Categorization of Medication Safety Errors in Ambulatory Electronic Health Records
Preventable medication errors continue to affect the quality and consistency in the delivery of care. While numerous studies on medication safety have been performed in the inpatient setting, a review of ambulatory patient safety by the American Medical Association found that medication safety errors were the most frequent safety problems in the outpatient arena. The leading cause of ambulatory safety problems, adverse drug events (ADEs), are common, with estimates of more than 2 million ADEs each year in the ambulatory Medicare population alone, and these events are frequently preventable. We conducted an environmental scan that allowed us to create our own categorization schema of medication safety errors in electronic healthcare records (EHRs) found in the outpatient setting and observed which of these were additionally supported in the literature. This study combines data from the Collaborative Healthcare Patient Safety Organization (CHPSO), with several key articles in the area of medication errors in the EHR era.
Method: To best utilize the various EHR ambulatory medication events submitted into CHPSO’s database, we chose to create a framework to bucket the near misses or adverse events (AEs) submitted to the database. This newly created categorization scheme was based on our own drafted categorization labels of events, after a high-level review, and from two leading articles on physician order entry. Additionally, we conducted a literature review of computerized provider order entry (CPOE) medication errors in the ambulatory setting. Within the newly created categorization scheme, we organized the articles based on issues addressed so we could see areas that were supported by the literature and what still needed to be researched.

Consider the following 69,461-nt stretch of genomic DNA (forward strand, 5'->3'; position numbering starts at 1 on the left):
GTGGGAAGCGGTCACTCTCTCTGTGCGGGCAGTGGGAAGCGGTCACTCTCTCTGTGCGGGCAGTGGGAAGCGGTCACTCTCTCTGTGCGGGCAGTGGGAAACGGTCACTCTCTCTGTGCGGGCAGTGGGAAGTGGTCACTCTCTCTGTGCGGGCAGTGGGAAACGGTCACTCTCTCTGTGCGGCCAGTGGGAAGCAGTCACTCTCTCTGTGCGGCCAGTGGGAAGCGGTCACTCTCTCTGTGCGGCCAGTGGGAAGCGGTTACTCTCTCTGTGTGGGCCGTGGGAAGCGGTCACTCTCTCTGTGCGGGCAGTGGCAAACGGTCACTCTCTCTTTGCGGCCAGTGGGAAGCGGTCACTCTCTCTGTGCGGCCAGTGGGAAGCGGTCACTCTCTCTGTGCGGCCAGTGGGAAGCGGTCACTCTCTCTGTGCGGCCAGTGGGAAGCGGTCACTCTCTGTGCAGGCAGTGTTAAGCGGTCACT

Results: We initially screened the CHPSO database for ambulatory safety events and found 25,417 events. Based on those events, an initial review was completed, and 19,242 events were found in the “Medication or Other Substance” and “Other” categories, in which the EHR appeared to have been a potential contributing factor. This review identified a subset of 2,236 events that were then reviewed. One hundred events were randomly selected for further review to identify common categories. The most common categories in which errors occurred were orders in order sets and plans (n=12) and orders crossing or not crossing encounters (n=12), incorrect order placed on correct patient (n=10), orders missing (n=8), standing orders (n=8), manual data entry errors (n=6), and future orders (n=6).
Conclusion: There were several common themes seen in this analysis of ambulatory medication safety errors related to the EHR. Common among them were incorrect orders consisting of examples such as dose errors or ordering the wrong medication. The manual data entry errors consisted of height or weight being entered incorrectly or entering the wrong diagnostic codes. Lastly, different sources of medication safety information demonstrate a diversity of errors in ambulatory medication safety. This confirms the importance of considering more than one source when attempting to comprehensively describe ambulatory medication safety errors.
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